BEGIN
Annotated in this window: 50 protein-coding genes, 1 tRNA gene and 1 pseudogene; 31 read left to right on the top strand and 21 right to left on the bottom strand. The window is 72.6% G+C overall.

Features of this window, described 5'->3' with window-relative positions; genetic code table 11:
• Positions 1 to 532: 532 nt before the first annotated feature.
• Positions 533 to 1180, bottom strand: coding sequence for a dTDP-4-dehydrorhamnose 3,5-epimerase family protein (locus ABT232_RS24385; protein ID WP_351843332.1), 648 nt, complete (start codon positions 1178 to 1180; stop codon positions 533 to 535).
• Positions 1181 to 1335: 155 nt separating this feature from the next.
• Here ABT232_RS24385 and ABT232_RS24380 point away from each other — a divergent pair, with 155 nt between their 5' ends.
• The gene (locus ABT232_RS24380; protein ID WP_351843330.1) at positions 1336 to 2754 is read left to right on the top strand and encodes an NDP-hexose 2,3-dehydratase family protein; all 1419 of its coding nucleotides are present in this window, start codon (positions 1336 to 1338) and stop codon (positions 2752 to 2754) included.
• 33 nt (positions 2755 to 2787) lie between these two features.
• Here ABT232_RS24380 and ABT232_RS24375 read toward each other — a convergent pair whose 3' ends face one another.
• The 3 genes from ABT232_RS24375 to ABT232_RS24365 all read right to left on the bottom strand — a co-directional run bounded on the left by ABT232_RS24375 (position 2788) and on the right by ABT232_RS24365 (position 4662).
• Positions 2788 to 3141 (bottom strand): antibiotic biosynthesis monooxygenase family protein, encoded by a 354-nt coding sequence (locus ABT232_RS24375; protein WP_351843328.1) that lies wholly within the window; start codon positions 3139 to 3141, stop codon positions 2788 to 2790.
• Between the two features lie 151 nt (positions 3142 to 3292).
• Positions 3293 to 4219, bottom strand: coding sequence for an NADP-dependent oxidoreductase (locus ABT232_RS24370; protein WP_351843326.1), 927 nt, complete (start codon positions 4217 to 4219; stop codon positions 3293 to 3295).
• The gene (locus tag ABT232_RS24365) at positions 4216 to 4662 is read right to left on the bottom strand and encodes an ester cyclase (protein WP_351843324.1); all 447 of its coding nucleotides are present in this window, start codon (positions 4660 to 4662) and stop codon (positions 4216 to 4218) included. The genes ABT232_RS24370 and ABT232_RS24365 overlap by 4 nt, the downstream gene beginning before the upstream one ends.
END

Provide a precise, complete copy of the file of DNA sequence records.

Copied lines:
Annotated in this window: 50 protein-coding genes, 1 tRNA gene and 1 pseudogene; 31 read left to right on the top strand and 21 right to left on the bottom strand. The window is 72.6% G+C overall.

Features of this window, described 5'->3' with window-relative positions; genetic code table 11:
• Positions 1 to 532: 532 nt before the first annotated feature.
• Positions 533 to 1180, bottom strand: coding sequence for a dTDP-4-dehydrorhamnose 3,5-epimerase family protein (locus ABT232_RS24385; protein ID WP_351843332.1), 648 nt, complete (start codon positions 1178 to 1180; stop codon positions 533 to 535).
• Positions 1181 to 1335: 155 nt separating this feature from the next.
• Here ABT232_RS24385 and ABT232_RS24380 point away from each other — a divergent pair, with 155 nt between their 5' ends.
• The gene (locus ABT232_RS24380; protein ID WP_351843330.1) at positions 1336 to 2754 is read left to right on the top strand and encodes an NDP-hexose 2,3-dehydratase family protein; all 1419 of its coding nucleotides are present in this window, start codon (positions 1336 to 1338) and stop codon (positions 2752 to 2754) included.
• 33 nt (positions 2755 to 2787) lie between these two features.
• Here ABT232_RS24380 and ABT232_RS24375 read toward each other — a convergent pair whose 3' ends face one another.
• The 3 genes from ABT232_RS24375 to ABT232_RS24365 all read right to left on the bottom strand — a co-directional run bounded on the left by ABT232_RS24375 (position 2788) and on the right by ABT232_RS24365 (position 4662).
• Positions 2788 to 3141 (bottom strand): antibiotic biosynthesis monooxygenase family protein, encoded by a 354-nt coding sequence (locus ABT232_RS24375; protein WP_351843328.1) that lies wholly within the window; start codon positions 3139 to 3141, stop codon positions 2788 to 2790.
• Between the two features lie 151 nt (positions 3142 to 3292).
• Positions 3293 to 4219, bottom strand: coding sequence for an NADP-dependent oxidoreductase (locus ABT232_RS24370; protein WP_351843326.1), 927 nt, complete (start codon positions 4217 to 4219; stop codon positions 3293 to 3295).
• The gene (locus tag ABT232_RS24365) at positions 4216 to 4662 is read right to left on the bottom strand and encodes an ester cyclase (protein WP_351843324.1); all 447 of its coding nucleotides are present in this window, start codon (positions 4660 to 4662) and stop codon (positions 4216 to 4218) included. The genes ABT232_RS24370 and ABT232_RS24365 overlap by 4 nt, the downstream gene beginning before the upstream one ends.